Catherine Mortensen, a spokeswoman for the National Rifle Association, said 12 other states already allow "permitless carry."

"We don't want these people to be criminalized just by the fact of putting on a coat or putting the firearm in their purse," Mortensen said. "When law-abiding citizens are allowed to carry a firearm concealed without a permit, crime rates go down, and people are safer."

A recent poll commissioned by gun control group Moms Demand Action for Gun Sense in America shows 89 percent of North Carolina voters support the current law, including 83 percent of gun owners.

"Law enforcement are the ones having to deal with this. Legislators don't have to deal with this, and it does concern me," Harrison said.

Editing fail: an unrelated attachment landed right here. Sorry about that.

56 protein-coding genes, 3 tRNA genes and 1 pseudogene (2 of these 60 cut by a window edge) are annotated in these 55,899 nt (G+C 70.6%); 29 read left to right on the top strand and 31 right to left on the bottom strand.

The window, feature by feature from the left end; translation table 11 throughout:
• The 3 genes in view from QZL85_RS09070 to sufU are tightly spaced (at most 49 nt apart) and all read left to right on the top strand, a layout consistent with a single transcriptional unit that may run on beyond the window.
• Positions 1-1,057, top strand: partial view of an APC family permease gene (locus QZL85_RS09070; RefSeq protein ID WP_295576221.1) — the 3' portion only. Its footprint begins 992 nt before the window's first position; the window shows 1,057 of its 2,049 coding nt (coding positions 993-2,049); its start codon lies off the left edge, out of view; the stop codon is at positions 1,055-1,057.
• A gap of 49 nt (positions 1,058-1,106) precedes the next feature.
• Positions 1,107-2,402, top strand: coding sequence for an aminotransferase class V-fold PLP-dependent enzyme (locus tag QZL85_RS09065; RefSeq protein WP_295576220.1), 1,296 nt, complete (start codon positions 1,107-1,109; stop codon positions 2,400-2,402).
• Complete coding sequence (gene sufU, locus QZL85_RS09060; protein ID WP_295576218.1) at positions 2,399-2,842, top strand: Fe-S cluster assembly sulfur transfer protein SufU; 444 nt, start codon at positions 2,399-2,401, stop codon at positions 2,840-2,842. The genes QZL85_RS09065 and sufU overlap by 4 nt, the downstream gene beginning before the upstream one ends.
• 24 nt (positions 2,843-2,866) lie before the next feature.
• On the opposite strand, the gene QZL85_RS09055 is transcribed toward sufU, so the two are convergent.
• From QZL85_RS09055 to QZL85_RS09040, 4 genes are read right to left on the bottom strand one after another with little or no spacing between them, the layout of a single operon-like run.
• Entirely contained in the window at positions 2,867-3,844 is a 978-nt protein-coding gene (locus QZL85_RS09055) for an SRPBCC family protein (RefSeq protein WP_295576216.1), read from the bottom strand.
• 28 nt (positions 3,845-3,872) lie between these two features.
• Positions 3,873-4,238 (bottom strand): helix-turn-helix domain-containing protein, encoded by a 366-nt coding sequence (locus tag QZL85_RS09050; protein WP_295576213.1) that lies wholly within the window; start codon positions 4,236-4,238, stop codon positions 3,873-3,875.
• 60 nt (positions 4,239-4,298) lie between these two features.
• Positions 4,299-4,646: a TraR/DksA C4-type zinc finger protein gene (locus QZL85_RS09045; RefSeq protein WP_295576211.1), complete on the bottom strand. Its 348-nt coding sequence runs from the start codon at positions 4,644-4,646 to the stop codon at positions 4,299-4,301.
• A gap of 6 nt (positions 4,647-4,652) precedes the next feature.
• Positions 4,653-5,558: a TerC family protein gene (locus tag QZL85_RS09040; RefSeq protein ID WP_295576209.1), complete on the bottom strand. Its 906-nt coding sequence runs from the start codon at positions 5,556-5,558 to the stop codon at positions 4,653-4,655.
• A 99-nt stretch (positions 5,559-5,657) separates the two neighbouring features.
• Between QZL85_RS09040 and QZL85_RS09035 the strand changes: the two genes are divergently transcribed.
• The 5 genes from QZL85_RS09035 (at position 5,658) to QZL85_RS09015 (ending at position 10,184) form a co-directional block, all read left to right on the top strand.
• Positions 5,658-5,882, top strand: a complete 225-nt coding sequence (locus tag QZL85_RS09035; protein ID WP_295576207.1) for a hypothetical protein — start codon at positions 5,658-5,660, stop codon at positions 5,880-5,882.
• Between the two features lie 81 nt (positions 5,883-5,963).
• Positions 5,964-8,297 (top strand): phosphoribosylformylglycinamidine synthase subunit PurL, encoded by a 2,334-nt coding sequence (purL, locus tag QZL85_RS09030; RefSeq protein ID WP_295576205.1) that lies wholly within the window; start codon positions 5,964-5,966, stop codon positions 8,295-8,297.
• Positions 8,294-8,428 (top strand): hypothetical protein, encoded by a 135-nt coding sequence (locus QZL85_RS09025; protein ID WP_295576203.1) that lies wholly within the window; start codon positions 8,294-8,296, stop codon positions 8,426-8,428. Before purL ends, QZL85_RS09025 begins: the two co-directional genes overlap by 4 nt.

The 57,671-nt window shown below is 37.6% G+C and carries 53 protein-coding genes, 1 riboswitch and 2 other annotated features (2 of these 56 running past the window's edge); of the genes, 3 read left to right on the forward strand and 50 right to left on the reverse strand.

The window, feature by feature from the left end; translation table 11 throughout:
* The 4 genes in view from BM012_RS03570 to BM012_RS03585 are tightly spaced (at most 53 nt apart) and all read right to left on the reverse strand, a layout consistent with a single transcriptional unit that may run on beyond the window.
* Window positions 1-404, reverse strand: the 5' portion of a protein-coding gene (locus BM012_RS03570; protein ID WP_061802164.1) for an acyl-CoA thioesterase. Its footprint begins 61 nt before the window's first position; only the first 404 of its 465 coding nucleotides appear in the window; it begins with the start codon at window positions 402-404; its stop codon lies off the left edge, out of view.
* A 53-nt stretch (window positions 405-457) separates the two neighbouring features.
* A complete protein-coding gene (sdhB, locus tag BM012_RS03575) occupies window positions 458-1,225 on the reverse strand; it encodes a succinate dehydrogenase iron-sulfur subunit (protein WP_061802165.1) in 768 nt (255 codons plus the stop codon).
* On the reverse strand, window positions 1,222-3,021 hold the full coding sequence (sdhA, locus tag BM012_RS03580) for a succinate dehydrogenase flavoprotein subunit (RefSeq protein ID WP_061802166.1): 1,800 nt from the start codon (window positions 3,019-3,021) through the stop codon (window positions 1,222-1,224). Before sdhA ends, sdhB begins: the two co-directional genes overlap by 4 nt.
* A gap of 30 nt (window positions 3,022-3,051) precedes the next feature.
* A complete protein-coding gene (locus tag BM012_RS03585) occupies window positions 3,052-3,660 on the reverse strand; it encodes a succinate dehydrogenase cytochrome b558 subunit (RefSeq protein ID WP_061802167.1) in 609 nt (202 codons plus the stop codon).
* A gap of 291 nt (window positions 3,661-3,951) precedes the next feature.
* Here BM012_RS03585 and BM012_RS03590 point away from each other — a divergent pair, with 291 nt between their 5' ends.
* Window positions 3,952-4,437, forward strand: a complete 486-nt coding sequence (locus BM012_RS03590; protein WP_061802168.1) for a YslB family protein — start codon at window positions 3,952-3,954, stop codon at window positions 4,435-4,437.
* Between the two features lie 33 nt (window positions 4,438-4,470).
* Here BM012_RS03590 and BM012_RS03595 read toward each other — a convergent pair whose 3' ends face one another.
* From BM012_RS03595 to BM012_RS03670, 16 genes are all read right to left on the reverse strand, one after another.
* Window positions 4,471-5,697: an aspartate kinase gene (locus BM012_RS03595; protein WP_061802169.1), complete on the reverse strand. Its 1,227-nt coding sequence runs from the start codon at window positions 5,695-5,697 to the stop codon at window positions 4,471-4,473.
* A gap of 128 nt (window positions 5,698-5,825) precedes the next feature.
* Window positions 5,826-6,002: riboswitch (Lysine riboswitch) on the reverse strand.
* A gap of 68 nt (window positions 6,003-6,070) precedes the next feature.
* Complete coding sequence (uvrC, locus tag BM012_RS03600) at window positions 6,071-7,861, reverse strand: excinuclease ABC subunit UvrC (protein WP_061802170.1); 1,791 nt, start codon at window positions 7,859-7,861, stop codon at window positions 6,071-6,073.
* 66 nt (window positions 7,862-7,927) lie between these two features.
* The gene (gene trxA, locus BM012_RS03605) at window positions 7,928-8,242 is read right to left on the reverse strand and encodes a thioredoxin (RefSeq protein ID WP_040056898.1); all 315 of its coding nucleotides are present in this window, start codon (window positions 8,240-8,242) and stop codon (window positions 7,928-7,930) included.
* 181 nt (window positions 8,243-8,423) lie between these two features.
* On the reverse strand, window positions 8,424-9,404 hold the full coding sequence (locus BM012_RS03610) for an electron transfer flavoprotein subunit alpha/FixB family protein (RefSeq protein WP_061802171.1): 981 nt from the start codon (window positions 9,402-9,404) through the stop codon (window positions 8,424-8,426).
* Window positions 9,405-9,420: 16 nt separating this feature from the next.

The measure also proposes changes to other state firearms laws, such as allowing lawmakers and their aides to carry guns at the legislative complex in Raleigh, loosening rules on possessing a weapon on school property and dictating how law enforcement officials dispose of guns used in crimes. It also calls on state education officials to develop a firearm safety class as an elective course in North Carolina high schools.


Please with your WRAL.com account to comment on this story. You also will need a Facebook account to comment.

Oldest First
View all
  • Mark Cline Jun 7, 2:00 p.m.
    user avatar

    Because of all of the misinformation, disinformation, and plain old, all out lies being foisted on the unknowing public, I must line up against this bill.

    I have a much better idea: Ditch the permit, require the training. Very similar to the requirement of Hunter Safety Certification to apply for a hunting/fishing license. No card, no carry.